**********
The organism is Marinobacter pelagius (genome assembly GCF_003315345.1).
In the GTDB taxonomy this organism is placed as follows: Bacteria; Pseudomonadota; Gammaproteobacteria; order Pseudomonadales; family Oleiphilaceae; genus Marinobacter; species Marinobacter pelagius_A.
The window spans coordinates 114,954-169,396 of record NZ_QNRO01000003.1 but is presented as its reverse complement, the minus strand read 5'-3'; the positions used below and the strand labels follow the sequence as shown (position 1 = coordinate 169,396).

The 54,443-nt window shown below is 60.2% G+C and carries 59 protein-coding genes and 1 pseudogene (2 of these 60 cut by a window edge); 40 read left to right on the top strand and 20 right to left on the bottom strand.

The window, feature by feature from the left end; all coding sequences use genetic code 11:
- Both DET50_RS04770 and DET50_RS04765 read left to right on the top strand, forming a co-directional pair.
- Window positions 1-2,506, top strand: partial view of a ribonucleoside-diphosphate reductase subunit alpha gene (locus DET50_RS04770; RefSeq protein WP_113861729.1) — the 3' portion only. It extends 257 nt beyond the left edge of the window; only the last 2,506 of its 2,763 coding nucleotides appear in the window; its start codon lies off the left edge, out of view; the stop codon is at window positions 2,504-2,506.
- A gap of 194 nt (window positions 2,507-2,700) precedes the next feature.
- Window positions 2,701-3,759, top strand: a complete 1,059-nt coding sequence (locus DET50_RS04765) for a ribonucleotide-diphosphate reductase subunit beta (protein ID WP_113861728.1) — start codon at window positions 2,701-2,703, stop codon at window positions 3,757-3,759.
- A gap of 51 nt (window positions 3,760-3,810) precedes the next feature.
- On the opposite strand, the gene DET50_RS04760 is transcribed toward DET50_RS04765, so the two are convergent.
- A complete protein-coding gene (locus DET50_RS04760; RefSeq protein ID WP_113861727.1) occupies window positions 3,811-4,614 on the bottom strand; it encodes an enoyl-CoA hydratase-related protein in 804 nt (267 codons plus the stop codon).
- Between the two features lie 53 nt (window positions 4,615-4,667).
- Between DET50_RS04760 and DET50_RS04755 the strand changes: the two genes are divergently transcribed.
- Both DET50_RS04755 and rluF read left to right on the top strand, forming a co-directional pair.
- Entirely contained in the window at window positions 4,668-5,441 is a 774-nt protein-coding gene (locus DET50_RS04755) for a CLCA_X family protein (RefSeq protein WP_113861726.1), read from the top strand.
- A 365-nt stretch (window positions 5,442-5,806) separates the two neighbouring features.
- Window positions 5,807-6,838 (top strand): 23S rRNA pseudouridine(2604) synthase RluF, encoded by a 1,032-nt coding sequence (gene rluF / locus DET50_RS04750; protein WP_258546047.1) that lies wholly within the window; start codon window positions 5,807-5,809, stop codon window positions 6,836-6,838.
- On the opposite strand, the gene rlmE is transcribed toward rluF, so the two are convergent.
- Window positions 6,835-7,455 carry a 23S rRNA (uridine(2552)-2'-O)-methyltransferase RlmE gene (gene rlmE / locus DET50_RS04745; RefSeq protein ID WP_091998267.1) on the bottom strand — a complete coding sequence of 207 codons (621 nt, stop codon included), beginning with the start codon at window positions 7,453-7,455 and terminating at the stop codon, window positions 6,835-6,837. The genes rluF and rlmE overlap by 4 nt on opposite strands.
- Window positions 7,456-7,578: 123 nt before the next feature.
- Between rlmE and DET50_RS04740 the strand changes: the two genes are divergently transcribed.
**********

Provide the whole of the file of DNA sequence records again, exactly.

The organism is Marinobacter pelagius (genome assembly GCF_003315345.1).
In the GTDB taxonomy this organism is placed as follows: Bacteria; Pseudomonadota; Gammaproteobacteria; order Pseudomonadales; family Oleiphilaceae; genus Marinobacter; species Marinobacter pelagius_A.
The window spans coordinates 114,954-169,396 of record NZ_QNRO01000003.1 but is presented as its reverse complement, the minus strand read 5'-3'; the positions used below and the strand labels follow the sequence as shown (position 1 = coordinate 169,396).

The 54,443-nt window shown below is 60.2% G+C and carries 59 protein-coding genes and 1 pseudogene (2 of these 60 cut by a window edge); 40 read left to right on the top strand and 20 right to left on the bottom strand.

The window, feature by feature from the left end; all coding sequences use genetic code 11:
- Both DET50_RS04770 and DET50_RS04765 read left to right on the top strand, forming a co-directional pair.
- Window positions 1-2,506, top strand: partial view of a ribonucleoside-diphosphate reductase subunit alpha gene (locus DET50_RS04770; RefSeq protein WP_113861729.1) — the 3' portion only. It extends 257 nt beyond the left edge of the window; only the last 2,506 of its 2,763 coding nucleotides appear in the window; its start codon lies off the left edge, out of view; the stop codon is at window positions 2,504-2,506.
- A gap of 194 nt (window positions 2,507-2,700) precedes the next feature.
- Window positions 2,701-3,759, top strand: a complete 1,059-nt coding sequence (locus DET50_RS04765) for a ribonucleotide-diphosphate reductase subunit beta (protein ID WP_113861728.1) — start codon at window positions 2,701-2,703, stop codon at window positions 3,757-3,759.
- A gap of 51 nt (window positions 3,760-3,810) precedes the next feature.
- On the opposite strand, the gene DET50_RS04760 is transcribed toward DET50_RS04765, so the two are convergent.
- A complete protein-coding gene (locus DET50_RS04760; RefSeq protein ID WP_113861727.1) occupies window positions 3,811-4,614 on the bottom strand; it encodes an enoyl-CoA hydratase-related protein in 804 nt (267 codons plus the stop codon).
- Between the two features lie 53 nt (window positions 4,615-4,667).
- Between DET50_RS04760 and DET50_RS04755 the strand changes: the two genes are divergently transcribed.
- Both DET50_RS04755 and rluF read left to right on the top strand, forming a co-directional pair.
- Entirely contained in the window at window positions 4,668-5,441 is a 774-nt protein-coding gene (locus DET50_RS04755) for a CLCA_X family protein (RefSeq protein WP_113861726.1), read from the top strand.
- A 365-nt stretch (window positions 5,442-5,806) separates the two neighbouring features.
- Window positions 5,807-6,838 (top strand): 23S rRNA pseudouridine(2604) synthase RluF, encoded by a 1,032-nt coding sequence (gene rluF / locus DET50_RS04750; protein WP_258546047.1) that lies wholly within the window; start codon window positions 5,807-5,809, stop codon window positions 6,836-6,838.
- On the opposite strand, the gene rlmE is transcribed toward rluF, so the two are convergent.
- Window positions 6,835-7,455 carry a 23S rRNA (uridine(2552)-2'-O)-methyltransferase RlmE gene (gene rlmE / locus DET50_RS04745; RefSeq protein ID WP_091998267.1) on the bottom strand — a complete coding sequence of 207 codons (621 nt, stop codon included), beginning with the start codon at window positions 7,453-7,455 and terminating at the stop codon, window positions 6,835-6,837. The genes rluF and rlmE overlap by 4 nt on opposite strands.
- Window positions 7,456-7,578: 123 nt before the next feature.
- Between rlmE and DET50_RS04740 the strand changes: the two genes are divergently transcribed.